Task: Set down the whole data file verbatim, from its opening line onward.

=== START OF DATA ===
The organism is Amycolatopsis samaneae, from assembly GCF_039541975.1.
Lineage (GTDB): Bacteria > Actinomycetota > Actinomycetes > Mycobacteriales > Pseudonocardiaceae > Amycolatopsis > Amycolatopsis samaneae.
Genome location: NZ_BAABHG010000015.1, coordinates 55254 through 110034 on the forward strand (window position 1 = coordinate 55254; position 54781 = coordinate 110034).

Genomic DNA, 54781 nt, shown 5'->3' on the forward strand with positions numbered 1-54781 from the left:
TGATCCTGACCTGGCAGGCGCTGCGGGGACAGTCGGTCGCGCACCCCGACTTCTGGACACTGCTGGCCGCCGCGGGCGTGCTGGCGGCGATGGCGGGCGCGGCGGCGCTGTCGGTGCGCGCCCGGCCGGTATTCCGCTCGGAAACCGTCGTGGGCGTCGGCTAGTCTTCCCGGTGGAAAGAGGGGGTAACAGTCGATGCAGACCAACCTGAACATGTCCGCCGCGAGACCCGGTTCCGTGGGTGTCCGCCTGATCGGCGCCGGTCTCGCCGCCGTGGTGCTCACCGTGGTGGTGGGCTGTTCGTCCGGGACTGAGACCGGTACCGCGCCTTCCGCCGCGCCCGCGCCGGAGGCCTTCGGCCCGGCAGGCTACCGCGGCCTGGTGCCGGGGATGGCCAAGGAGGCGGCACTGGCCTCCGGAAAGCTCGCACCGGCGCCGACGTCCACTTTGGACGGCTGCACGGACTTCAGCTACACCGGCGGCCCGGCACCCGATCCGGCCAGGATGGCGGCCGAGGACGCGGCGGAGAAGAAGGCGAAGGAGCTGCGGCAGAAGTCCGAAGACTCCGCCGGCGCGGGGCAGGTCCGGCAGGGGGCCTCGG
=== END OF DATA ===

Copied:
The organism is Amycolatopsis samaneae, from assembly GCF_039541975.1.
Lineage (GTDB): Bacteria > Actinomycetota > Actinomycetes > Mycobacteriales > Pseudonocardiaceae > Amycolatopsis > Amycolatopsis samaneae.
Genome location: NZ_BAABHG010000015.1, coordinates 55254 through 110034 on the forward strand (window position 1 = coordinate 55254; position 54781 = coordinate 110034).

Genomic DNA, 54781 nt, shown 5'->3' on the forward strand with positions numbered 1-54781 from the left:
TGATCCTGACCTGGCAGGCGCTGCGGGGACAGTCGGTCGCGCACCCCGACTTCTGGACACTGCTGGCCGCCGCGGGCGTGCTGGCGGCGATGGCGGGCGCGGCGGCGCTGTCGGTGCGCGCCCGGCCGGTATTCCGCTCGGAAACCGTCGTGGGCGTCGGCTAGTCTTCCCGGTGGAAAGAGGGGGTAACAGTCGATGCAGACCAACCTGAACATGTCCGCCGCGAGACCCGGTTCCGTGGGTGTCCGCCTGATCGGCGCCGGTCTCGCCGCCGTGGTGCTCACCGTGGTGGTGGGCTGTTCGTCCGGGACTGAGACCGGTACCGCGCCTTCCGCCGCGCCCGCGCCGGAGGCCTTCGGCCCGGCAGGCTACCGCGGCCTGGTGCCGGGGATGGCCAAGGAGGCGGCACTGGCCTCCGGAAAGCTCGCACCGGCGCCGACGTCCACTTTGGACGGCTGCACGGACTTCAGCTACACCGGCGGCCCGGCACCCGATCCGGCCAGGATGGCGGCCGAGGACGCGGCGGAGAAGAAGGCGAAGGAGCTGCGGCAGAAGTCCGAAGACTCCGCCGGCGCGGGGCAGGTCCGGCAGGGGGCCTCGG